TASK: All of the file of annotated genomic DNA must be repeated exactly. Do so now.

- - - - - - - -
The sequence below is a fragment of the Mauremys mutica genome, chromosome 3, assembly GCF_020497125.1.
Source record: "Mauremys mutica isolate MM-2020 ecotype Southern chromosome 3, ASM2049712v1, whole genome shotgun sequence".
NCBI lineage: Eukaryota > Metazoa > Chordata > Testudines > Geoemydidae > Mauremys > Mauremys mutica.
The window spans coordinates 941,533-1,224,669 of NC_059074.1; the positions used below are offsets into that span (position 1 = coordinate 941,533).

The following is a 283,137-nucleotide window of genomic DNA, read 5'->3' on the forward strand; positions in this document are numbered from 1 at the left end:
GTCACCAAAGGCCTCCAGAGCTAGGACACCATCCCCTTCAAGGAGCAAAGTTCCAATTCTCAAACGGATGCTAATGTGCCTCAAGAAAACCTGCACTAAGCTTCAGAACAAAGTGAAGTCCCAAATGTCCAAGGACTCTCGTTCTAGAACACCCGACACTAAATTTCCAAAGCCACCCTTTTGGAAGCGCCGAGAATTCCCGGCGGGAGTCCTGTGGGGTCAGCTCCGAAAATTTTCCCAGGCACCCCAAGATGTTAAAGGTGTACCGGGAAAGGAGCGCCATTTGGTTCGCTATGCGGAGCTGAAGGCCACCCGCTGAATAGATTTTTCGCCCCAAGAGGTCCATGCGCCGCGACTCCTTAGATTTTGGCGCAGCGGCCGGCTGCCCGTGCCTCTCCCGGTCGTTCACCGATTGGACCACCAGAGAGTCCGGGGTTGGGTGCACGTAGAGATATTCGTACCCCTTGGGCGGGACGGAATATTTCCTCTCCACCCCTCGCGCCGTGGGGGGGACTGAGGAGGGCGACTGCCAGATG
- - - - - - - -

The sequence below is a fragment of the Mauremys mutica genome, chromosome 3, assembly GCF_020497125.1.
Source record: "Mauremys mutica isolate MM-2020 ecotype Southern chromosome 3, ASM2049712v1, whole genome shotgun sequence".
NCBI lineage: Eukaryota > Metazoa > Chordata > Testudines > Geoemydidae > Mauremys > Mauremys mutica.
The window spans coordinates 941,533-1,224,669 of NC_059074.1; the positions used below are offsets into that span (position 1 = coordinate 941,533).

The following is a 283,137-nucleotide window of genomic DNA, read 5'->3' on the forward strand; positions in this document are numbered from 1 at the left end:
GTCACCAAAGGCCTCCAGAGCTAGGACACCATCCCCTTCAAGGAGCAAAGTTCCAATTCTCAAACGGATGCTAATGTGCCTCAAGAAAACCTGCACTAAGCTTCAGAACAAAGTGAAGTCCCAAATGTCCAAGGACTCTCGTTCTAGAACACCCGACACTAAATTTCCAAAGCCACCCTTTTGGAAGCGCCGAGAATTCCCGGCGGGAGTCCTGTGGGGTCAGCTCCGAAAATTTTCCCAGGCACCCCAAGATGTTAAAGGTGTACCGGGAAAGGAGCGCCATTTGGTTCGCTATGCGGAGCTGAAGGCCACCCGCTGAATAGATTTTTCGCCCCAAGAGGTCCATGCGCCGCGACTCCTTAGATTTTGGCGCAGCGGCCGGCTGCCCGTGCCTCTCCCGGTCGTTCACCGATTGGACCACCAGAGAGTCCGGGGTTGGGTGCACGTAGAGATATTCGTACCCCTTGGGCGGGACGGAATATTTCCTCTCCACCCCTCGCGCCGTGGGGGGGACTGAGGAGGGCGACTGCCAGATG